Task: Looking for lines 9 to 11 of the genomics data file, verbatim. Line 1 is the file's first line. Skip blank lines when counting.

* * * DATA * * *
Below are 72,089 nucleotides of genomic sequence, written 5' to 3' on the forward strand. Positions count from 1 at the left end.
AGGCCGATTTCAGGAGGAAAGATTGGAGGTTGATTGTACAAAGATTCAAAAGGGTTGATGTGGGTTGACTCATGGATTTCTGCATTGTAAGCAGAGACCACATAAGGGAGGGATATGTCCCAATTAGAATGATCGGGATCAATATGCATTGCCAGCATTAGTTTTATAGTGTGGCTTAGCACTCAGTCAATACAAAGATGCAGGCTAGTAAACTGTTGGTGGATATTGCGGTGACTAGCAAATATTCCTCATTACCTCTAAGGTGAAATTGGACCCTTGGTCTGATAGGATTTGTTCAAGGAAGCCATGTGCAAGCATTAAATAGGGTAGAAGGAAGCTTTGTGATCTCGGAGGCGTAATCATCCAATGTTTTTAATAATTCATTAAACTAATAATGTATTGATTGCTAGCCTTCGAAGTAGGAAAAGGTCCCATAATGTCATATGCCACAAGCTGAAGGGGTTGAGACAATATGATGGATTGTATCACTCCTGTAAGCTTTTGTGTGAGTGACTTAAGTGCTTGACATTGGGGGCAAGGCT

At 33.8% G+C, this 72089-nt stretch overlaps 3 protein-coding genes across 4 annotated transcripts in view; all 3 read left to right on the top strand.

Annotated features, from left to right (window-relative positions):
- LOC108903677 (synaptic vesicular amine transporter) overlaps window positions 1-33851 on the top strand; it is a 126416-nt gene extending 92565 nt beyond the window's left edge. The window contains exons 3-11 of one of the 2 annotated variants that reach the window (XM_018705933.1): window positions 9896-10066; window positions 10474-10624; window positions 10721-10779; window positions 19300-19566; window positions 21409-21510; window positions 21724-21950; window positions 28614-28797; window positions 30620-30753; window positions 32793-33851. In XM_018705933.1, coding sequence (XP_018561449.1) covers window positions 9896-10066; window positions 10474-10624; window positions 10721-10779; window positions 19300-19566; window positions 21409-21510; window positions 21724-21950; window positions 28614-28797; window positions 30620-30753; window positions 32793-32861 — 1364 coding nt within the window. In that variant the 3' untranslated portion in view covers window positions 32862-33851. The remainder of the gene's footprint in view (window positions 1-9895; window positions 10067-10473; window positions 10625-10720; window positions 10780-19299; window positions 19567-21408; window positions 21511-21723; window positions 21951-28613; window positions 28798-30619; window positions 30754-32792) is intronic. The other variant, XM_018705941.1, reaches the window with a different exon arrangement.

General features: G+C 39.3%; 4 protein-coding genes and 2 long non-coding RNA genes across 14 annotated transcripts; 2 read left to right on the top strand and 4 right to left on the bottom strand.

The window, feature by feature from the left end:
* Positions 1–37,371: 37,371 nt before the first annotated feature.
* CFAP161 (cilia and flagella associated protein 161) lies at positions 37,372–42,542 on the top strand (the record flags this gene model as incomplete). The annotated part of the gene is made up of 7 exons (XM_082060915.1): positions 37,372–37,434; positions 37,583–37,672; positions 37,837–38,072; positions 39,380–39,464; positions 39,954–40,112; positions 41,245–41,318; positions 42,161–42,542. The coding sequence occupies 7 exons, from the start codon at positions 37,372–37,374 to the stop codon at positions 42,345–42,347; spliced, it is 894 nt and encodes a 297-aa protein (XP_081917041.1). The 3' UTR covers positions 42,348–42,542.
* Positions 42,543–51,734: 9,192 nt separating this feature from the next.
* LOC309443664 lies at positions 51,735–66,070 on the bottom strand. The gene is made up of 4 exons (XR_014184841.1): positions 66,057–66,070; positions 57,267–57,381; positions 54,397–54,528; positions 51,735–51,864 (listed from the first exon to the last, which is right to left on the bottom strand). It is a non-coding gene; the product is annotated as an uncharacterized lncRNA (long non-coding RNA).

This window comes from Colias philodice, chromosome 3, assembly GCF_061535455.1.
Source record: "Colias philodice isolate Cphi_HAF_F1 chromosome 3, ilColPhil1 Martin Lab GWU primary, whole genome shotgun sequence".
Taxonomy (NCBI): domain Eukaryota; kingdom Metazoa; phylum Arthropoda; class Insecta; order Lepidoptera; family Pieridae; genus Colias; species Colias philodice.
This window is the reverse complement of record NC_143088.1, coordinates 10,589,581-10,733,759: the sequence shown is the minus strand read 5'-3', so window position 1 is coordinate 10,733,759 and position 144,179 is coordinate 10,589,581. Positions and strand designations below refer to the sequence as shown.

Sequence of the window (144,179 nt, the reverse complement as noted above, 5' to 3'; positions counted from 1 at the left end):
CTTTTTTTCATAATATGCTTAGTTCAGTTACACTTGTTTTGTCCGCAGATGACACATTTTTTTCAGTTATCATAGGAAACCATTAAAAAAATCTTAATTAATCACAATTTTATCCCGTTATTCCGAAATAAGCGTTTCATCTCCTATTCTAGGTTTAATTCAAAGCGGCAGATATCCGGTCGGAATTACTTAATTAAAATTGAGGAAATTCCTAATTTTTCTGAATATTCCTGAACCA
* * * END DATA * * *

* CFAP161 (cilia and flagella associated protein 161) lies at positions 37,372–42,542 on the top strand (the record flags this gene model as incomplete). The annotated part of the gene is made up of 7 exons (XM_082060915.1): positions 37,372–37,434; positions 37,583–37,672; positions 37,837–38,072; positions 39,380–39,464; positions 39,954–40,112; positions 41,245–41,318; positions 42,161–42,542. The coding sequence occupies 7 exons, from the start codon at positions 37,372–37,374 to the stop codon at positions 42,345–42,347; spliced, it is 894 nt and encodes a 297-aa protein (XP_081917041.1). The 3' UTR covers positions 42,348–42,542.
* Positions 42,543–51,734: 9,192 nt separating this feature from the next.
* LOC309443664 lies at positions 51,735–66,070 on the bottom strand. The gene is made up of 4 exons (XR_014184841.1): positions 66,057–66,070; positions 57,267–57,381; positions 54,397–54,528; positions 51,735–51,864 (listed from the first exon to the last, which is right to left on the bottom strand). It is a non-coding gene; the product is annotated as an uncharacterized lncRNA (long non-coding RNA).